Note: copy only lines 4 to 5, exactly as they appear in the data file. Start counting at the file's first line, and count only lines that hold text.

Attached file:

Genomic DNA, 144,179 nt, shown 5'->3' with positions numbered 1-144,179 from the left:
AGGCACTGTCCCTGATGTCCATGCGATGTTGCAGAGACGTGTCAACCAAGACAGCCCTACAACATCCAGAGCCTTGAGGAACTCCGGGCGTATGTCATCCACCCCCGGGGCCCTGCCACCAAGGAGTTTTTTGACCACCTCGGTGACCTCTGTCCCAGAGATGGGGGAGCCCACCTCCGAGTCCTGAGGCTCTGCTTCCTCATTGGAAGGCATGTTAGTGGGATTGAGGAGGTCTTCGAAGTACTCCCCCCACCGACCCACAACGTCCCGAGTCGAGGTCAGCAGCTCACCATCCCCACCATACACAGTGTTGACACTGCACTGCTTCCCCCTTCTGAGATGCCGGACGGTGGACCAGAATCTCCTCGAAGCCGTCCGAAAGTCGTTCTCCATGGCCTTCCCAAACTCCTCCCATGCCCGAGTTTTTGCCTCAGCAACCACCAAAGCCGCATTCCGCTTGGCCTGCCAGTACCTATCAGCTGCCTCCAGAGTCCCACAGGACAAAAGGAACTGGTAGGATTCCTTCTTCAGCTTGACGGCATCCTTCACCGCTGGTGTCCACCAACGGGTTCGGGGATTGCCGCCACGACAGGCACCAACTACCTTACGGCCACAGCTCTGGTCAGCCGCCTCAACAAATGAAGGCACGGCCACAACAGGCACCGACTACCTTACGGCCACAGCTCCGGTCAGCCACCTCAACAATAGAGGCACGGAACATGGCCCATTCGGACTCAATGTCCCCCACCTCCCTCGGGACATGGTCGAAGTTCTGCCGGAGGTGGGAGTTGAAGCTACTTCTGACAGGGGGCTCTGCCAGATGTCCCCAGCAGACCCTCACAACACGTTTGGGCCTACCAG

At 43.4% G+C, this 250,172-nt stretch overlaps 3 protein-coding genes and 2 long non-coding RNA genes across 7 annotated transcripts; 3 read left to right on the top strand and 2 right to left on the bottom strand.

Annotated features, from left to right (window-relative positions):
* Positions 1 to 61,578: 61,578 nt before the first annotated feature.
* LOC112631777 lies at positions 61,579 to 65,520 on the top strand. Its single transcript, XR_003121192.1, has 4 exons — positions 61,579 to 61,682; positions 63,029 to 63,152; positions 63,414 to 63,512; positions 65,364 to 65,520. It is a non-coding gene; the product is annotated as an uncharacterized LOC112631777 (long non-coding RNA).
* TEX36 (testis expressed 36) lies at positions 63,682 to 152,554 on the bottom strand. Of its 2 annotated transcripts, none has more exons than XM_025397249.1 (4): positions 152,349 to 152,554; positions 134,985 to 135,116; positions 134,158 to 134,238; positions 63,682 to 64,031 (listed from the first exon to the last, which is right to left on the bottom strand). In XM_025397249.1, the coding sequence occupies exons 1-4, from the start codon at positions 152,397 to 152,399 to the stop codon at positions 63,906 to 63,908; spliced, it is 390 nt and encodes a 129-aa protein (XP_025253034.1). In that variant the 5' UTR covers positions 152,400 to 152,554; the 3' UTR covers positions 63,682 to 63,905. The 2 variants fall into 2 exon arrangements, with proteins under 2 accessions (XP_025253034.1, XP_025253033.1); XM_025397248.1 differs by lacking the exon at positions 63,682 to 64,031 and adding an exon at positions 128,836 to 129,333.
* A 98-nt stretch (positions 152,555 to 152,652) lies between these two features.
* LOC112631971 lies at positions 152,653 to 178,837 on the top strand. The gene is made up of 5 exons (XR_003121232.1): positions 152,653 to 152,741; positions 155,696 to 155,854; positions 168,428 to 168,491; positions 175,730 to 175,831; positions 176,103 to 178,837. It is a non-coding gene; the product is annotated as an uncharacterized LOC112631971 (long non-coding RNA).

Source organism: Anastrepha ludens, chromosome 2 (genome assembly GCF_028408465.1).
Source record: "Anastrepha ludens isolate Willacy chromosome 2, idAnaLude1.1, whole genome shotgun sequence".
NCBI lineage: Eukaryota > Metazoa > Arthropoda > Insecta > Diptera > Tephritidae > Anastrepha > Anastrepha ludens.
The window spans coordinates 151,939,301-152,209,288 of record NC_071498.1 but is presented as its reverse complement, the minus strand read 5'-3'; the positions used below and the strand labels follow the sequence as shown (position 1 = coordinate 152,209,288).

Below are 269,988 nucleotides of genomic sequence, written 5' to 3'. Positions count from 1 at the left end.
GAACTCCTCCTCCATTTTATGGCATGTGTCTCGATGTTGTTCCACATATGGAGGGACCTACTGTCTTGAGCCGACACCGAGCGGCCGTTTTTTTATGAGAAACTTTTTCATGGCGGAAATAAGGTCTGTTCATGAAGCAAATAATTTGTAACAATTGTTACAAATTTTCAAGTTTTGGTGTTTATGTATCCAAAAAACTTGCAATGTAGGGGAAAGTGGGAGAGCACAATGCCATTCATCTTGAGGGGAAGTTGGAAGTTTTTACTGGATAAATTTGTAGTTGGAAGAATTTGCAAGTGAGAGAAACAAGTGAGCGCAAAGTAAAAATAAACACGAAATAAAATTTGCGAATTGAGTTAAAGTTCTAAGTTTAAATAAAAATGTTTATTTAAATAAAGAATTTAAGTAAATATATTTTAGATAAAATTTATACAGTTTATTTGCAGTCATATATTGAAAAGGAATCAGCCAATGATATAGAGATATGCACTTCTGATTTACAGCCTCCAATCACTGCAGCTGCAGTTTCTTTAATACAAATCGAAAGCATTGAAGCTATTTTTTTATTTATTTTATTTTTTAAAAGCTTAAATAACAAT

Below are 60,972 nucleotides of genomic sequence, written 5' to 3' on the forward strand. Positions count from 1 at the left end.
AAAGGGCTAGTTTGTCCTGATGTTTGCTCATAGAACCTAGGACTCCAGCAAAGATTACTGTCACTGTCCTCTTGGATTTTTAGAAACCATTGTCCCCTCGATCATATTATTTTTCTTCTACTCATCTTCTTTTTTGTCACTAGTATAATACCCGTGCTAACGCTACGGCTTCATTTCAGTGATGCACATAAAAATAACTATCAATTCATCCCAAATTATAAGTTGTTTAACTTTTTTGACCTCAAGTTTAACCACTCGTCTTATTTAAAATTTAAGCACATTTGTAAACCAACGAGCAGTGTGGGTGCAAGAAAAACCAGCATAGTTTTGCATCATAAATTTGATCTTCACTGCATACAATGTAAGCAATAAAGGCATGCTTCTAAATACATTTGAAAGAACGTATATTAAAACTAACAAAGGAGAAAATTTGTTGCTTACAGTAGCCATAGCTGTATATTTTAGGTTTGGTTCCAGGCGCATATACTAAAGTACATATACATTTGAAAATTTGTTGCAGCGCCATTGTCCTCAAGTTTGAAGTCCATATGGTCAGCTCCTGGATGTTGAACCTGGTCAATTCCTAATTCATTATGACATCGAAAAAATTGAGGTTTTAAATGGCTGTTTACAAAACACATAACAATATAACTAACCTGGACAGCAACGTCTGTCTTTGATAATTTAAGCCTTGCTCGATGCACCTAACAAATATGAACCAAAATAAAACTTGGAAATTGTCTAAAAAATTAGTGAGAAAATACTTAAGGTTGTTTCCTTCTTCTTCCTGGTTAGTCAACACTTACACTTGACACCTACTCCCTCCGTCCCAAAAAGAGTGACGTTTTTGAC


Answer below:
Annotated features, from left to right (window-relative positions):
* Positions 1 to 61,578: 61,578 nt before the first annotated feature.